Compared to...

Studio scene comparison

This is our standard studio scene comparison shot taken from exactly the same tripod position within minutes of each other. Lighting: 2 x 800W studio lights with dichroic daylight filters bounced off a white ceiling reflector. Crops magnified 200%.

Sigma SD10 vs. Canon EOS 10D

On this and the next two pages you will find three comparisons between the Sigma SD10 and Canon EOS 10D. We chose the EOS 10D as the 'current best' six megapixel digital SLR (with a traditional Bayer pattern sensor). Because of the large difference in output image size between the two cameras and the way they capture data we are providing these different comparison sets:

  • Sigma SD10 vs. Canon EOS 10D - native output sizes
  • Sigma SD10 vs. Canon EOS 10D (2286 x 1512) - downsampled EOS 10D image
  • Sigma SD10 (3072 x 2048) vs. Canon EOS 10D - upsampled SD10 image

Native output sizes

Camera settings:

  • Sigma SD10: Sigma 50 mm F2.8, Aperture Priority, ISO 100, JPEG Large/Fine,
    Manual WB, Default Photo Pro 2.0 settings
  • Canon EOS 10D: Canon EF 50 mm F1.4, Aperture Priority, ISO 100, JPEG Large/Fine,
    Manual WB, Default Parameters
Sigma SD10 (2268 x 1512) Canon EOS 10D (3072 x 2048)
ISO 100, 1 sec, F10 ISO 100, 1 sec, F10
2,427 KB JPEG 2,138 KB JPEG

What's clear to see from these comparisons is that the X3 sensor technology achieves amazing levels of detail and resolution pixel per pixel compared to the six megapixel sensor of the EOS 10D. Indeed it's fair to say that the EOS 10D doesn't truly exhibit any more visible detail than the SD10 (just a larger image, which we'll examine more on the next pages). Tone and color wise I preferred the EOS 10D's output, although it's worth remembering that the EOS 10D's internal processing systems have tweaked the tone, color and sharpness of the image, the SD10 image is 'Default'. We managed to produce a much better SD10 image with some subtle parameter changes in Photo Pro 2.0 (see below).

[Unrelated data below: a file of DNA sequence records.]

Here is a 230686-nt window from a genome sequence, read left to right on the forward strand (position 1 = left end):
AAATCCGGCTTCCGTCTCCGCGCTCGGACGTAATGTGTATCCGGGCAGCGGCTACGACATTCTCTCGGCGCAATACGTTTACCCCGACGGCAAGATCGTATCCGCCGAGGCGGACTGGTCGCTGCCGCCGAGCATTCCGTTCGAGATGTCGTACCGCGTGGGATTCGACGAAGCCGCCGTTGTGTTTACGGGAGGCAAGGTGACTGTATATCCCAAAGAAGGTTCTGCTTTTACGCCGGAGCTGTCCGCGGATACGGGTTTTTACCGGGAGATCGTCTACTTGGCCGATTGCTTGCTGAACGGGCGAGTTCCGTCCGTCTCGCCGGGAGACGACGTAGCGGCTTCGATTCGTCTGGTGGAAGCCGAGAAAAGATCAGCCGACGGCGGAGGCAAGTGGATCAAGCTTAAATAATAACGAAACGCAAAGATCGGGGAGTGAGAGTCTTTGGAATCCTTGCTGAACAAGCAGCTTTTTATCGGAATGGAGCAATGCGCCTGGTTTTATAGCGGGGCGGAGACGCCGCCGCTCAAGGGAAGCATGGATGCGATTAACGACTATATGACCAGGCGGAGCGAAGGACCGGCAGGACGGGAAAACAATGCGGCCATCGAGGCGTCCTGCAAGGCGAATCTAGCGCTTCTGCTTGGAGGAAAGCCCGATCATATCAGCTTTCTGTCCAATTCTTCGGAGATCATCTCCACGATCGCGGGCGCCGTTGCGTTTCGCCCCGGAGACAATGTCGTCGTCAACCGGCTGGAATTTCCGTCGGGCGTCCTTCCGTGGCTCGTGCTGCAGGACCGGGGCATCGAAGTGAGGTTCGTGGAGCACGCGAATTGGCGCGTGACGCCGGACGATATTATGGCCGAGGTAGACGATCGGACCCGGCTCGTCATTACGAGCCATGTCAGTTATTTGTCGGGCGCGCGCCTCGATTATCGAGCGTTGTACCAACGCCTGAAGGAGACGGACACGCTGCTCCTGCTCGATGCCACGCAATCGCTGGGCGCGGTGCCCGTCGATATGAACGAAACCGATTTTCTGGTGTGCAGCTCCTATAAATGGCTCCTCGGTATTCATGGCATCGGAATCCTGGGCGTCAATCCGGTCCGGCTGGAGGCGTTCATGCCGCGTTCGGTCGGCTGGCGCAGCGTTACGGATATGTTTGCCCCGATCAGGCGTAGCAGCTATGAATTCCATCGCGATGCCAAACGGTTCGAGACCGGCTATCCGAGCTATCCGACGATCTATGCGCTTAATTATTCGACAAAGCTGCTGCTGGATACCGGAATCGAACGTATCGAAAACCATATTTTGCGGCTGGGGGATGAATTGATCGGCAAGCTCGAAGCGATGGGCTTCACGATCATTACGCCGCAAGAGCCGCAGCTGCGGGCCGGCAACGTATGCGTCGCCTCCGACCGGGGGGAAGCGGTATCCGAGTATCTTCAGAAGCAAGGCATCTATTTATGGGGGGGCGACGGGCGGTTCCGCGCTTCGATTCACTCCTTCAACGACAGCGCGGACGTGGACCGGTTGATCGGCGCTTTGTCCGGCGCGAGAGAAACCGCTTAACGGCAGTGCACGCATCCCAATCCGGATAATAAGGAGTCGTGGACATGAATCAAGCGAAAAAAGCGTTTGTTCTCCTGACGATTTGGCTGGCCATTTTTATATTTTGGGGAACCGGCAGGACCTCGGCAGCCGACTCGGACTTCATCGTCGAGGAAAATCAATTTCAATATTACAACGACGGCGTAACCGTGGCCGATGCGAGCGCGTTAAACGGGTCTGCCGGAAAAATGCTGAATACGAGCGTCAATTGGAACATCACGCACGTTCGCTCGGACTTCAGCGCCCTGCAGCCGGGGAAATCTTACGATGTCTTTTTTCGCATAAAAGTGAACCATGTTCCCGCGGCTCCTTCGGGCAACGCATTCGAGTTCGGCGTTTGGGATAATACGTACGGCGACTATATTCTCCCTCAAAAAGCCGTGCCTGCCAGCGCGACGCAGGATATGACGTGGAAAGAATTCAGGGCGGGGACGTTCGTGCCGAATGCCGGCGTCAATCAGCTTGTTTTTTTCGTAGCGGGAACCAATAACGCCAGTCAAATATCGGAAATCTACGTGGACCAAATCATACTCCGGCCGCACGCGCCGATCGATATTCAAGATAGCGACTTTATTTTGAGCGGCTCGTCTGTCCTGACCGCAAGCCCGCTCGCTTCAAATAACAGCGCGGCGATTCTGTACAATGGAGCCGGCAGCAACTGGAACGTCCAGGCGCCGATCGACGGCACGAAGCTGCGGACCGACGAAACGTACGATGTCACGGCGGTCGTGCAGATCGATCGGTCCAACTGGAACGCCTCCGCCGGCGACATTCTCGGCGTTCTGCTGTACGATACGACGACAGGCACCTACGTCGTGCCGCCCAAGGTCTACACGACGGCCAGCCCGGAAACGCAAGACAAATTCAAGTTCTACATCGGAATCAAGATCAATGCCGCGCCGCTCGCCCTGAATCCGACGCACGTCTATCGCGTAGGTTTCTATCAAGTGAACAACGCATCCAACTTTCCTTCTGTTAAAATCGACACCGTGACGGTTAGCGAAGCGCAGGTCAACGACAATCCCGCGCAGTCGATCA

Producing a better image

As most SD9 (and SD10) owners will know the beauty of the camera system is the combination of capturing RAW and the excellent Photo Pro software which allows you to get the most from your images. Obviously many other digital SLR's also have RAW output but few have RAW conversion software as good as Photo Pro supplied with the camera (indeed in my opinion only Phase One's Capture One gets close to Photo Pro for speed and flexibility). It's realtively easy to work through a batch of images subtly tweaking each one to deliver the best possible image. For comparison purposes we did not tweak the Photo Pro settings of the image above however we have provided our 'optimized' version of that image by using the following Photo Pro 2.0 settings:

  • Exposure +0.2
  • Shadow -0.9
  • Saturation +0.2
  • Sharpness +0.5

It's worth downloading and comparing this optimized image (which took literally a few seconds to tweak) and comparing it to the default output: